No liberal could ever dispute the central message of Voltaire’s argument, “I may vehemently disagree with what you say, but I would die for your right to say it.” What a vibrant, liberal democracy needs is a meaningful dialogue of opposing views to be considered by actively participating citizens. Ever lazy parties with ever lazier, simplified slogans, asking less and less of the people is not the way to engage people. What is needed is a Liberal approach based on devolving power to the people; taking power out of the hands of Whitehall, and giving it to local councils. If local elections were meaningful, and had real power over local schools and hospitals, they would actually be worth turning up for, instead of generating dismal 40% turnouts, and votes based on vague impressions rather than real interest. If local and national issues were separated, then elections could actually be about specific issues, instead of once every five years being a maelstrom of parochial referenda irrelevant to the elections at hand. What is needed is nothing less than a Liberal reshaping of the constitution of this country, to restore a sense of ownership in our politics and our politicians. Only with this level of attention to detail can we get out of the rut of advertising agency politics.

 

The writer has graduated from Cambridge in History and Politics, and was the CSLD chair in the year 2005.

Free Education … still worth fighting for

Free Education

               …is still worth fighting for

                                                                      by Elaine Bagshaw

             

The Bill which saw the introduction of tuition fees in England was won in Parliament by only 5 votes. Nearly a million students marched in London against this tax on education. The NUS lobbied against it, it was denounced as unfair, and our own party promised to abolish it. The policy was seen as an unforgivable assault on free education that, to begin with, was questioned at every opportunity.

 

Fast forward ten years, and the landscape of the debate is much changed. NUS has dropped its commitment to free education (an indication of how close the union has become to the Labour leadership), campaigning from students is almost silent, report after report claims fees have had no effect on accessibility and at Harrogate this Spring, our party will debate Higher Education policy, and its commitment to the abolition of fees.

 

When everyone runs onto the same ground, it’s easy to think you should follow. The voices in favour of free education have dwindled, and we are often referred to as “loony lefties” who back a regressive policy which is only a middle class subsidy from the taxpayer. The majority of those involved in this debate seem to have accepted that fees are here to stay, and that if you want to enter Higher Education you better be prepared to take on the minimum £9,000 debt that comes with it.

 

The idea that crippling young people with huge debts is acceptable and something we should see as an investment, especially in the current economic climate, is an absurdity. Graduate debt is the first and last solution of other parties’ Higher Education funding schemes. This way of thinking is not fair and it is not progressive. As the recession takes hold, it is people in the under 25 age bracket that are making up the lion’s share of redundancies.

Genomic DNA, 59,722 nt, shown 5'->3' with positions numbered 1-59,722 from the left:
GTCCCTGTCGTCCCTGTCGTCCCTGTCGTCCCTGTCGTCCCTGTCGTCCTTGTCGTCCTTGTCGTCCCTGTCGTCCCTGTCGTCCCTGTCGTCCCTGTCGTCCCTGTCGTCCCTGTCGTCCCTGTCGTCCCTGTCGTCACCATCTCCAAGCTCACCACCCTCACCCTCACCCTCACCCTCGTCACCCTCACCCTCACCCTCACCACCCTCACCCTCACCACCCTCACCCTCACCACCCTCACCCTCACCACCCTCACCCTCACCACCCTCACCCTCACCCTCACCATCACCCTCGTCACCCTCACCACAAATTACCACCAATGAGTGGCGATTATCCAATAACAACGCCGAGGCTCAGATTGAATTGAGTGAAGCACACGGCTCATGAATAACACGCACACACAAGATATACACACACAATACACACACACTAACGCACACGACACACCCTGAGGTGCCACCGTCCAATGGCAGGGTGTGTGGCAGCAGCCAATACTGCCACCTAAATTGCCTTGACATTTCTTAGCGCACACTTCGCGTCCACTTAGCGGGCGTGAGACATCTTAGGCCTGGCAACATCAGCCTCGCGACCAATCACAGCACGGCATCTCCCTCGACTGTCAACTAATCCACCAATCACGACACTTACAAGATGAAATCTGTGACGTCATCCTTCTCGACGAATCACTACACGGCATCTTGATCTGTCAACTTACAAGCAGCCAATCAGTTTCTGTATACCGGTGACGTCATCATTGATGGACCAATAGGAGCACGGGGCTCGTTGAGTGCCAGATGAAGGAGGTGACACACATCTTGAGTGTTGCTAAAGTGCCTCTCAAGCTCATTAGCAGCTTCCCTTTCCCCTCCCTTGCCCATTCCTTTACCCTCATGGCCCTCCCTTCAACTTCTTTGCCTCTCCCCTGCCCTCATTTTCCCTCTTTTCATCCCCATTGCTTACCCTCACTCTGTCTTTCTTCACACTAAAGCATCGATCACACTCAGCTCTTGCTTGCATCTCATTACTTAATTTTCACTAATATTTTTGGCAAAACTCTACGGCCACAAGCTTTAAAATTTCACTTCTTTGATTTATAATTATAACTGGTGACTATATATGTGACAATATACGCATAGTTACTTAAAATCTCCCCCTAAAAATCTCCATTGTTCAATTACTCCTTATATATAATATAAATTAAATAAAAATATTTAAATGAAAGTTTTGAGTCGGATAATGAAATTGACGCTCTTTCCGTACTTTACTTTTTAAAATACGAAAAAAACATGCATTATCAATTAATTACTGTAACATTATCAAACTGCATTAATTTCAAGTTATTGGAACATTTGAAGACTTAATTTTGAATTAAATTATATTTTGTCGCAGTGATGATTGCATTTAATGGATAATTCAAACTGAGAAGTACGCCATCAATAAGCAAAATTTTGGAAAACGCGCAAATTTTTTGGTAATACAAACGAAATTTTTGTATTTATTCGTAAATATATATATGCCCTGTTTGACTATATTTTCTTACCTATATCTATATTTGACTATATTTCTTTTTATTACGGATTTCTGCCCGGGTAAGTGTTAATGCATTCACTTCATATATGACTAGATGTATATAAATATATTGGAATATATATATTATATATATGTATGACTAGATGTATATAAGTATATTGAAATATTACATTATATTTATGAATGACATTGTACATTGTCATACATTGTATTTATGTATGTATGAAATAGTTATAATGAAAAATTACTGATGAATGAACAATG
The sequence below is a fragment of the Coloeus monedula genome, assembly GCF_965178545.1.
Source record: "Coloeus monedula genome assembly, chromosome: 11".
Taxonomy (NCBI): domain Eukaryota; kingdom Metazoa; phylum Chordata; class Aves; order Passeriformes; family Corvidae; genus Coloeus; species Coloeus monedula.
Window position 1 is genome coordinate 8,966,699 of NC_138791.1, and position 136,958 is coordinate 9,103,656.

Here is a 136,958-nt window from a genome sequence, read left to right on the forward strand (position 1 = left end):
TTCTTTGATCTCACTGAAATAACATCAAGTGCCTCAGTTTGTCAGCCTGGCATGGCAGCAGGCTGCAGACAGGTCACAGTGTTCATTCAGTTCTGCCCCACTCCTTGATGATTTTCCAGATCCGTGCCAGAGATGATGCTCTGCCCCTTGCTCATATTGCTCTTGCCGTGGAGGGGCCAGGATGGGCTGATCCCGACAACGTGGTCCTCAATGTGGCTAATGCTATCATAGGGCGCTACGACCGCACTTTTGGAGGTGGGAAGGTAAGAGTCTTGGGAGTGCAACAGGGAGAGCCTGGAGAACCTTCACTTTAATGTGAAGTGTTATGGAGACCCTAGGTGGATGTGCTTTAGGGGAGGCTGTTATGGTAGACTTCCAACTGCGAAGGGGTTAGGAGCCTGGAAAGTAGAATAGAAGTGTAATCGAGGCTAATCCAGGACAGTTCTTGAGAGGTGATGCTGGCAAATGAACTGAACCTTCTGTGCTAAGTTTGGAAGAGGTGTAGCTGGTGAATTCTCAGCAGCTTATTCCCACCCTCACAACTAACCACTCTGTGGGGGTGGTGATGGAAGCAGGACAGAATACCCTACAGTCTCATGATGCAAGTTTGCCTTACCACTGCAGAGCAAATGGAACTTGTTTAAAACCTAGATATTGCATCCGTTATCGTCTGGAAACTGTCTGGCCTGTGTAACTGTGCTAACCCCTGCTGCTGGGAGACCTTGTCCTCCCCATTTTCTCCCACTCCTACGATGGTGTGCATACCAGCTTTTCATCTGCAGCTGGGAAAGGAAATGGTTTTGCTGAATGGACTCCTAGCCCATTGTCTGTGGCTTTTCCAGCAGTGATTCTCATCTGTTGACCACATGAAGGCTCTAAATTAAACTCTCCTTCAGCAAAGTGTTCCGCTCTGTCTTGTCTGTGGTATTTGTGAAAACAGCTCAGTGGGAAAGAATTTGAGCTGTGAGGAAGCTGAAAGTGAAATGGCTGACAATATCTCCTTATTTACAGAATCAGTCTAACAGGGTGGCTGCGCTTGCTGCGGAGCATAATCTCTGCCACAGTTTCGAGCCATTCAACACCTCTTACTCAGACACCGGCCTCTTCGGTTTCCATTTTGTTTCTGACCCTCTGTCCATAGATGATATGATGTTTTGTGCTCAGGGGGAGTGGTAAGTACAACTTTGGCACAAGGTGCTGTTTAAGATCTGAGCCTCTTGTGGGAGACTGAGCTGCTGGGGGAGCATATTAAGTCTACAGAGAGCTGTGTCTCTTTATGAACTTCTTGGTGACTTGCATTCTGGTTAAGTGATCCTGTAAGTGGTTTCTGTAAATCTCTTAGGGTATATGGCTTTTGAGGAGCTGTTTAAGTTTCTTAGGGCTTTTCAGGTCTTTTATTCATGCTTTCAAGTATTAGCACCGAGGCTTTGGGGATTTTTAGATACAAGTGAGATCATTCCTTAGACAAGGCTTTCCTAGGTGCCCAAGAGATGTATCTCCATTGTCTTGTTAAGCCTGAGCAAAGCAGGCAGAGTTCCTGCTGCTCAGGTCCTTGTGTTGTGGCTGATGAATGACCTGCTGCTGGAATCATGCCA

People will argue that it is a debt that no-one chases you for, and you only pay it back once you’re working, but it is still a debt and it still accrues interest. I myself have £14,500 of student debt to repay. This is accruing £60 of interest every month. If I were made redundant tomorrow, this interest would still be added onto the overall debt. And if the economy doesn’t recover for two years (the minimum that’s expected), that’s another £1440 added on.

 

But there’s more to it than just student debt: Since the introduction of tuition fees, we’ve seen a market creep into Higher Education which is damaging the sector. We are being forced to think about only how to get a job after University – one which will earn us enough to repay our massive student debts. Lecturers are being forced to teach to the mark-sheet and find it harder and harder to explore, with students, their knowledge or their potential – this has even begun to hit the age-old institution that is the University of Cambridge. This isn’t the fault of students or lecturers, but of yet another failed ‘Labour’ policy.

 

Research clearly demonstrates that poorer students are more likely to choose a University that is close to home, meaning that these students miss out on all the extra skills and experiences the rest of us get from University. Social skills, independence, involvement in student activities and much more: all missed out on not because you don’t have the talent to go to a better University, but simply because the structure of the system means you just can’t afford it. Higher Education in this country remains inaccessible to poorer students and the best Universities continues to be implicitly reserved for the most privileged, rather than the most capable.

 

Dropping an illiberal and artificial 50% target (proportion of people going to University) – seemingly plucked out of thin air – coupled with a system of progressive taxation and sensible budgeting from a Government would provide well-funded, accessible Higher Education. The benefits for every student in Cambridge would be immense. It would develop all forms of diversity, free up access teams to do their job, and push the reputation of Cambridge even higher.

 

Free education is not regressive. Means-tested grants, loans and fees are regressive because it means that at the age of 18 (or older if you take a gap year) you are still tied to your parents. Every other section of the law views you as an independent adult – free to vote, get married without your parents’ permission and take on commercial credit and yet the current tuition fees system ties a financial commitment to you that your parents are expected to keep, yet on the Government’s terms.

 

The fight for free education is still worth it because free education is something that should not be compromised on. Education is a liberating, developing force and can free us from any background we are born into. What matters is that the principle of free education is still strong and its benefits worthwhile. This is something the Liberal Democrats have always stood for, and I hope always will.

 

Liberal Youth will be leading the fight for free education and the abolition of tuition fees at Harrogate conference. If you want to get involved, email elaine.bagshaw@liberalyouth.org and help with anything from lobbying to literature.

 

 

 

The writer is currently the Liberal Youth Chairperson.